Dermot Doran farms 100 acres in Enfield, county Kildare. He transitioned from an intensive dairy system in 2005 and since then has managed a mixed farm of forestry, beef cattle and sheep. “The intensive nature of the farm wasn’t really sitting well with me. We seemed to be forever spreading chemical fertilizer and buying in feed.” Since adopting a less intensive farming system, the external inputs needed on the farm have been significantly reduced.
Passionate about wildlife and nature conservation, Dermot continuously puts in place measures that increase biodiversity on the farm. “The best thing I've done recently on my farm is dig out a pond – that has been the highlight for me. It really has worked wonders for the farm in terms of biodiversity. For instance, I recorded at least 13 different species of dragonfly on the pond in 2020. I have also recorded 10 species of water birds that are new to the farm.” A bird enthusiast all his life, Dermot also devotes 10 acres of his land to an annual wild bird cover crop – ensuring a food supply for birds throughout the winter months. Along with the water bird species, Dermot has recorded 25 pairs of breeding house martins, 9 pairs of breeding swifts, 7 pairs breeding of sand martin and a significant number of yellowhammers on the farm.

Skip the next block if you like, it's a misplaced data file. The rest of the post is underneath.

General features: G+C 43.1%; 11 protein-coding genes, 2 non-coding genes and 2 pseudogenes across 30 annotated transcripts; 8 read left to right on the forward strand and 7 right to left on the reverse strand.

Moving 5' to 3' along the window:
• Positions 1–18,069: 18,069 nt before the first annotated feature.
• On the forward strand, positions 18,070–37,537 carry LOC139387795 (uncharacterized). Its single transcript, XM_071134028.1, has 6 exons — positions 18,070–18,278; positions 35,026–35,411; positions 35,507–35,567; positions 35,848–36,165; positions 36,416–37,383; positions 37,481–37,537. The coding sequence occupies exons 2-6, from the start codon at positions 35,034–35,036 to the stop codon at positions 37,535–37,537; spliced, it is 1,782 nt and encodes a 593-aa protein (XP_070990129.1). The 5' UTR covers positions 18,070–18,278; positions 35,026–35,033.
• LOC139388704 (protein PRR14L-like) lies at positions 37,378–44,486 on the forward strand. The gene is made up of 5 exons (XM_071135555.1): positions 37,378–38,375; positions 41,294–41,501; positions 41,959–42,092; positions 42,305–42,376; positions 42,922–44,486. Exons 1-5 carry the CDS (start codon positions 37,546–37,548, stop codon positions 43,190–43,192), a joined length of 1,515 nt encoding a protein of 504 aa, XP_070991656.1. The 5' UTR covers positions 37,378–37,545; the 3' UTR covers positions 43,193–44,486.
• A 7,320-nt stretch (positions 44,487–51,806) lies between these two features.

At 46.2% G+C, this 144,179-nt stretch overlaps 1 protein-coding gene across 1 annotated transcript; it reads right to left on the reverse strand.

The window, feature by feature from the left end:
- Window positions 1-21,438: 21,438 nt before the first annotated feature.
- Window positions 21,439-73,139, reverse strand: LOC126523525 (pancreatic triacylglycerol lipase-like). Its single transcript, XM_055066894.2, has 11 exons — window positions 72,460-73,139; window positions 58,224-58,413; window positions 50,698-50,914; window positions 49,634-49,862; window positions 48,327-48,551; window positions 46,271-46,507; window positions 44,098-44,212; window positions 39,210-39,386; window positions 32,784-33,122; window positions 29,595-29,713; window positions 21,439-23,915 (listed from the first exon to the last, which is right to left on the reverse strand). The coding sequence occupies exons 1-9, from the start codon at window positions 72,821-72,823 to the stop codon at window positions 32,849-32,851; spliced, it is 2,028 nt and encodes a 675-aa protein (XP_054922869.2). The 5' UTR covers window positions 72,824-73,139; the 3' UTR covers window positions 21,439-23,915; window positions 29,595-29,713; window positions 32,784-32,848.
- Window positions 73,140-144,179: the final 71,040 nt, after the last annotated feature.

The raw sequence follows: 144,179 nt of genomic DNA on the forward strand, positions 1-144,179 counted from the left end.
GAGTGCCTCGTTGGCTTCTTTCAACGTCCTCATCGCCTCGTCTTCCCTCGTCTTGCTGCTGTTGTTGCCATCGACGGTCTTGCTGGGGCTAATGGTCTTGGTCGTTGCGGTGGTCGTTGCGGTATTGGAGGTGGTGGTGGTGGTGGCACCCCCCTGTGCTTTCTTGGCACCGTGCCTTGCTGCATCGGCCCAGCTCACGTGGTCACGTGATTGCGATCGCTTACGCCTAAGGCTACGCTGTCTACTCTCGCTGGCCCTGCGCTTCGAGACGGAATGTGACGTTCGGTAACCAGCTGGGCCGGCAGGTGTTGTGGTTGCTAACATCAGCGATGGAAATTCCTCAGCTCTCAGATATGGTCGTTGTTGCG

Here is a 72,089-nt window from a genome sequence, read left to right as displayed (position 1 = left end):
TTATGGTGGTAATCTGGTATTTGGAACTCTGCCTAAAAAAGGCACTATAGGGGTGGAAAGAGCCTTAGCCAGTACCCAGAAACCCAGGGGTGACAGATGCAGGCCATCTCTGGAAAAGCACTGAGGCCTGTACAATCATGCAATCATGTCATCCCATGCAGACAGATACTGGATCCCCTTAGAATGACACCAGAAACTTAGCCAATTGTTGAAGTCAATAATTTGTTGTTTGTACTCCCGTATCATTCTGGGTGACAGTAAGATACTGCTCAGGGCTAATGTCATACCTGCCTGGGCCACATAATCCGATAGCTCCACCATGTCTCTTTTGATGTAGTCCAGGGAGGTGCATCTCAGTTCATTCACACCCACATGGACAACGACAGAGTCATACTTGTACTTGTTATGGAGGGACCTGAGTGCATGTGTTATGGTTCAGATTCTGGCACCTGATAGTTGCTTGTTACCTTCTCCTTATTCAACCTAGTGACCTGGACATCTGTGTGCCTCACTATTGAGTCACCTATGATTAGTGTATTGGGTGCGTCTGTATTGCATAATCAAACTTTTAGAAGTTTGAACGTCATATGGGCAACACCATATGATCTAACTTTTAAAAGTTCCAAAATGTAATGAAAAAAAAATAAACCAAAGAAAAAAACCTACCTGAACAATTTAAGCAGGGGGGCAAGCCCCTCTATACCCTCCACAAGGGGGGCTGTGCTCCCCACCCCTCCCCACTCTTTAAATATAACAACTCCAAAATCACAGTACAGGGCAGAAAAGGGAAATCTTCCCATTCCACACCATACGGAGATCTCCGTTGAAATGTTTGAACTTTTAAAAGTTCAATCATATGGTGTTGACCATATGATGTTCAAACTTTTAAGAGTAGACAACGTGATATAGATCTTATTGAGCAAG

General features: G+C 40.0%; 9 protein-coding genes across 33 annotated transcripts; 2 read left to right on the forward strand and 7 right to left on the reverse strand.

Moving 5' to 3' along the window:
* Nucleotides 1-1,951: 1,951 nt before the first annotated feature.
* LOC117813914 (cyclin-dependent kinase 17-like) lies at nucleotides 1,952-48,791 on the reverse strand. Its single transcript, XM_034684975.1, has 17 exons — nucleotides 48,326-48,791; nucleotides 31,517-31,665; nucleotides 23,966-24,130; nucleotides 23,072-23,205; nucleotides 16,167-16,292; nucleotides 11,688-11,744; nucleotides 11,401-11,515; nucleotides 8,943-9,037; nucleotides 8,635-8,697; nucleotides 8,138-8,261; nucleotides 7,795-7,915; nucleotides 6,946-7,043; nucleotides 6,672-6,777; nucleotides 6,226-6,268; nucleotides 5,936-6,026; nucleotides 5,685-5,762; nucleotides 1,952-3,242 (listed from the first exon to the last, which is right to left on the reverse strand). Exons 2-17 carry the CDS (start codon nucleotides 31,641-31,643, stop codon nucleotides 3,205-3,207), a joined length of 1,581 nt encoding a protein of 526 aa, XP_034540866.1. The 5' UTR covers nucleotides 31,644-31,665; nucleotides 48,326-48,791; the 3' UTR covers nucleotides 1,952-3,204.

15 acres of the farm is under native woodland forestry and the plan is to include another 15 acres of native woodland on the farm this year. Hedgerows on the farm are cut only when absolutely necessary – “We have 5.5 kilometers of hedgerow on our farm. I believe a hedgerow is no use unless its producing flowers and berries - and adding biodiversity to a farm.”
Dermot Doran is a second generation to farm the family farm. He is a full-time farmer. He has moved from a intensive dairy farm system to a forestry, rewilding, reduced stock rate system. He has installed swift boxes on his house and has Swifts breeding now cuccessfully. He has build a pond on his farm and is part of GLAS where he has chosen to grow a wild cover crop system to enhance biodiversity. In his forestry he has built walkways to educate his young daughter and friends about the natural world. He has also installed barn owl nest boxes internally in his sheds. He has built a sand Martin wall to his ponds edge where he now successfully has established breeding sand Martins. He also participates in BTO ringing of birds on his farm and participates in the Birdwatch Ireland annual garden bird survey. He regularly conducts wildlife surveys on his farm and logs the data collected with the national biodiversity data Centre. He is a champion of wildlife and works with nature withing his farm model thus enhancing Ireland image of pasture fed livestock.
Nominator: Mervyn Walsh, Chairman, Gorteen Wildlife Conservation Trust